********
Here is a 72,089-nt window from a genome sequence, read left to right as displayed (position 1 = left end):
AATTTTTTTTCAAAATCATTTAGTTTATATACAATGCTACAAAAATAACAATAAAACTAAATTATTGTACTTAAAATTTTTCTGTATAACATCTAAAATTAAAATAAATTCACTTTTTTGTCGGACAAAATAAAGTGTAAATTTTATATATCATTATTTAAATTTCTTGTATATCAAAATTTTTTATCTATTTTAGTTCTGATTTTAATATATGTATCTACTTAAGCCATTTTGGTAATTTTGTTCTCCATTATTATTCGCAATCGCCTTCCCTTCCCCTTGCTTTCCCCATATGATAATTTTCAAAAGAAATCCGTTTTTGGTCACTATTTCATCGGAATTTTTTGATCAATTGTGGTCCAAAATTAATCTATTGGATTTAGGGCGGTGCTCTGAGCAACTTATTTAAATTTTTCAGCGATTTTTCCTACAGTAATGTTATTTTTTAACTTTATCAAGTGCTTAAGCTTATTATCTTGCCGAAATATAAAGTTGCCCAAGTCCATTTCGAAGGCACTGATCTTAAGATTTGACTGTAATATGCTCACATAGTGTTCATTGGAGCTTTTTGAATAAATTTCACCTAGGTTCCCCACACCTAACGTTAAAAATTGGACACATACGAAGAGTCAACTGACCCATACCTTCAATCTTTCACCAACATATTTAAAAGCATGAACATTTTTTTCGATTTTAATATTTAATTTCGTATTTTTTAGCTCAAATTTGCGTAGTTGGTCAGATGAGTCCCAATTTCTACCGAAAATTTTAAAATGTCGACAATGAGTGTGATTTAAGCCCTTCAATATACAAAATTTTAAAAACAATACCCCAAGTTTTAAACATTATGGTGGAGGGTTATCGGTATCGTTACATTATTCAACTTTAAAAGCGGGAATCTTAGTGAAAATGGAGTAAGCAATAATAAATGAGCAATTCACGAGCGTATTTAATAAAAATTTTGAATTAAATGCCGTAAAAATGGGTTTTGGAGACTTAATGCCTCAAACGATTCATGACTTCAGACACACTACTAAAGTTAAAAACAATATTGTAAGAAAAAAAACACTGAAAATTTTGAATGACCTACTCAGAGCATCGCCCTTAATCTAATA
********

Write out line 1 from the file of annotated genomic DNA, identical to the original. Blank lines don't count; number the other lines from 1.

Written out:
Here is a 72,089-nt window from a genome sequence, read left to right as displayed (position 1 = left end):